Paul:  Oh yeah. It’s great. Here’s a funny thing. One of the many things I do is I do travel writing and I’m a travel editor for a magazine called Scoreboard.

What I do is I go to all these great resorts in all different parts of the world and I write about how nice they are. It seems silly that they even would need somebody to do this.

Patrick:  They actually pay you to go do this?

Paul:  Yeah, isn’t that crazy? It’s like a free vacation. You can’t really look at it for the money.

Patrick:  All I heard was I got paid to go on vacation.

Paul:  Right. This is when you know you’re on to something good or bad: when the TSA questions you about this. I’m coming back from the Cayman Islands, which notoriously there’s some maybe suspect things going on there financially. They said, “What were you doing there?” 

I said, “The Ritz Carlton and the Grand Cayman asked me to come and write something about them.”  He goes, “Okay, let me get this straight. You flew in just to write about how great the Ritz Carlton and the Grand Cayman is?” I said, “Yep.” He just stamped and let me move on.

Patrick:  How do I get that job?

Paul:  It was almost like he didn’t believe me. When I explain to people that basically I travel around the world, and write about great places and interview really interesting people that you’ve probably heard of most of them surrounded by beautiful things and beautiful people, that’s pretty lucky. How could you not love it?

Patrick:  One of the things that I’m so thrilled about our chance encounter and meeting you is that you had a moment when you had to decide what you really wanted to be when you grew up. All of a sudden things changed and you really began to go with your passion. I know that in this show we’re going to talk more about the journey that you’ve had, the people that you’ve interviewed, the ways that you have created what you do. Is there a favorite interview that you want to talk about as we go on?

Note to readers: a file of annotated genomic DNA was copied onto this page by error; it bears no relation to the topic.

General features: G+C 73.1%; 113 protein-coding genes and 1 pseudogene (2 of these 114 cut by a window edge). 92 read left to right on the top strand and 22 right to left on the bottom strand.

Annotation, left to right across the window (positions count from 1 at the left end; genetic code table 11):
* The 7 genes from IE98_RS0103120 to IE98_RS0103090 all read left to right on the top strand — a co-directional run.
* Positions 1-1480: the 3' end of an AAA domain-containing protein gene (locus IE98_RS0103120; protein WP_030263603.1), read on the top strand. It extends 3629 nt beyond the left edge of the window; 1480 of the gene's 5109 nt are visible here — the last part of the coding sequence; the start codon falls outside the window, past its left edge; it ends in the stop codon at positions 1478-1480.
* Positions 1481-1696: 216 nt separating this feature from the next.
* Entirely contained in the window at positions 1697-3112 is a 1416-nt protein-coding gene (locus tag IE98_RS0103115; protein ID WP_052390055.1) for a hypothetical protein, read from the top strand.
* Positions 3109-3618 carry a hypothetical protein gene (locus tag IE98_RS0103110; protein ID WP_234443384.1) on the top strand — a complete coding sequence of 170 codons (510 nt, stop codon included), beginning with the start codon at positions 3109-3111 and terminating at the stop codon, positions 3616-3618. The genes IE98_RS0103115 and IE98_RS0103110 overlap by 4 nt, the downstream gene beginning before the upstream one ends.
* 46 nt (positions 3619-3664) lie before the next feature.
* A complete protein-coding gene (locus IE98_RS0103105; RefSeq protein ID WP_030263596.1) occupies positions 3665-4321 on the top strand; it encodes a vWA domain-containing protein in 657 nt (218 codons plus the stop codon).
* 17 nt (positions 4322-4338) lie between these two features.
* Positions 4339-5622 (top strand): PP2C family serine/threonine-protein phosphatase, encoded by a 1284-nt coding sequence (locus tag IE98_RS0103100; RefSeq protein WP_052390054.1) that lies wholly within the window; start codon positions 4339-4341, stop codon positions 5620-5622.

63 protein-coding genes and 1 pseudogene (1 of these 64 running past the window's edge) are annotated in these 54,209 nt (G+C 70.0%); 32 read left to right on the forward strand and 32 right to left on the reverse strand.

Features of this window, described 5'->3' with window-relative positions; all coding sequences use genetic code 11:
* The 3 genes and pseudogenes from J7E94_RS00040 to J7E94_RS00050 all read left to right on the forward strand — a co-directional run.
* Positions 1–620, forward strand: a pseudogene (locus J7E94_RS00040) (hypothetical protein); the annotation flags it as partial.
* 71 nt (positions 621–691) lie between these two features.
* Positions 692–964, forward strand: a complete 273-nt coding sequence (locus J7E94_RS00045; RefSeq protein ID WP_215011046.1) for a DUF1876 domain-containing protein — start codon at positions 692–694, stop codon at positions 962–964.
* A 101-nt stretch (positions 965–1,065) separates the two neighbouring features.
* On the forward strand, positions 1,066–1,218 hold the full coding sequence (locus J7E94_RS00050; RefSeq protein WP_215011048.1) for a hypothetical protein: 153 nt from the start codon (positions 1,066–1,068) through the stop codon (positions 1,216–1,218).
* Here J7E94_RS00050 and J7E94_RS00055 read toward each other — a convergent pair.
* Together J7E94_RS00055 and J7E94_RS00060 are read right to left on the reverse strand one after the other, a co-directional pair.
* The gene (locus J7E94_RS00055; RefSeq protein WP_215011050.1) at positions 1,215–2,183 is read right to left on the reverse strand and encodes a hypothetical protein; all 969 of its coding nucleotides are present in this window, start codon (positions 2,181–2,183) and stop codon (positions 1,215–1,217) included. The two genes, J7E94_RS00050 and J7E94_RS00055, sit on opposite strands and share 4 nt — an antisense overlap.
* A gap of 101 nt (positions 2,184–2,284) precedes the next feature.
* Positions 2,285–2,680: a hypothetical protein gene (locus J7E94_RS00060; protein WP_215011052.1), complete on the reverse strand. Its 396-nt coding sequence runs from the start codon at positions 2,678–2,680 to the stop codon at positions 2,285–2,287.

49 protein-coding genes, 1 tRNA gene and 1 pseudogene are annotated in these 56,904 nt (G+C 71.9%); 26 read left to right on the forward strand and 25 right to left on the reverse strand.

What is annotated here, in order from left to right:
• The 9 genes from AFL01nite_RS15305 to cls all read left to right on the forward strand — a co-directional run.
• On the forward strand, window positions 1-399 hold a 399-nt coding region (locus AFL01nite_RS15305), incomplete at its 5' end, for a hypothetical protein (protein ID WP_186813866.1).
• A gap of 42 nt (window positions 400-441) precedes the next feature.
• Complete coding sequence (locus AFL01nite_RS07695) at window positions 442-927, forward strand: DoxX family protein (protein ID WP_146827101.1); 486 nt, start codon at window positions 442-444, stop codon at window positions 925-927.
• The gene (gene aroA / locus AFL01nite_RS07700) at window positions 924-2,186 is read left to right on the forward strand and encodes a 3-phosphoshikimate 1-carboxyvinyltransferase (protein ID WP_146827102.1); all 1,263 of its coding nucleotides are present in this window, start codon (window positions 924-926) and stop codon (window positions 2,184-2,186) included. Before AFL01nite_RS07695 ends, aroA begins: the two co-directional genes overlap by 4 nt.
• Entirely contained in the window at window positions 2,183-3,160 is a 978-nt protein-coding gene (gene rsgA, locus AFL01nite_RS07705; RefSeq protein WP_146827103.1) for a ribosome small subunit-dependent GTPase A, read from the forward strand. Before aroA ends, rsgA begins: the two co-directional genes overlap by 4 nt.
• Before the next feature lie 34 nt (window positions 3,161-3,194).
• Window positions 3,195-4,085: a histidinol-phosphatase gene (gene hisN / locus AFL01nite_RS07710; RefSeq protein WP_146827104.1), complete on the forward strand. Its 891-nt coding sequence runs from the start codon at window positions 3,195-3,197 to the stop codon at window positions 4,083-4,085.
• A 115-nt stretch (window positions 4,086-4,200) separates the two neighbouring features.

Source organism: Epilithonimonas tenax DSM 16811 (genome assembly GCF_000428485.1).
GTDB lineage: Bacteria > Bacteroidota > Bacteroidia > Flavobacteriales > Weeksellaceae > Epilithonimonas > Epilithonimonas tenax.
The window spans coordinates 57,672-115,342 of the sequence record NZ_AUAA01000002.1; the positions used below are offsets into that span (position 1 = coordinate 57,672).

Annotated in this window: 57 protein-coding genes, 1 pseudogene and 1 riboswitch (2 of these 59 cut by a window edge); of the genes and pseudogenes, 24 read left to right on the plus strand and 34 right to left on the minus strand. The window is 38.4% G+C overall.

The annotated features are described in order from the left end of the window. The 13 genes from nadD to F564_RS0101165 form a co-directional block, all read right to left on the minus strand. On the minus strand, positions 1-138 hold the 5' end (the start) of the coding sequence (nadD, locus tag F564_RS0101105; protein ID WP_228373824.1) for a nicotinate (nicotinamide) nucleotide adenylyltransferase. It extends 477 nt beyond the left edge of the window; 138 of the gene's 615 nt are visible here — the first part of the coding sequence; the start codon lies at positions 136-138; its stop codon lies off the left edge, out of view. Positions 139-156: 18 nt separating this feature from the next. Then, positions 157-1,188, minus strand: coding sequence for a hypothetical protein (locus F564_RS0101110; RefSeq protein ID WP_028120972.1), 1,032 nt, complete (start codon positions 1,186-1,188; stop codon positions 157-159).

Paul:  One of my favorite people to interview, I’ve interviewed him a couple times is Tom Cruise just because he’s so laser focused. He’s so good. If you were to define what a movie star is and what they should be, it would probably be him or John Travolta. Those guys are just right there with you, especially Tom Cruise.

When you’re asking him a question, he’s looking at you in the eye and he’s using your name. Nothing else is going on. Any of these lights, the cameras – that’s not his focus. He’s focused on you and he thanks you for coming.

Patrick:  This is the Business Spotlight. Paul Salfen’s my guest. I just want to encourage you to stick around because Paul has more stories of how he’s changed and created his life the way he wants to. We’ll be right back.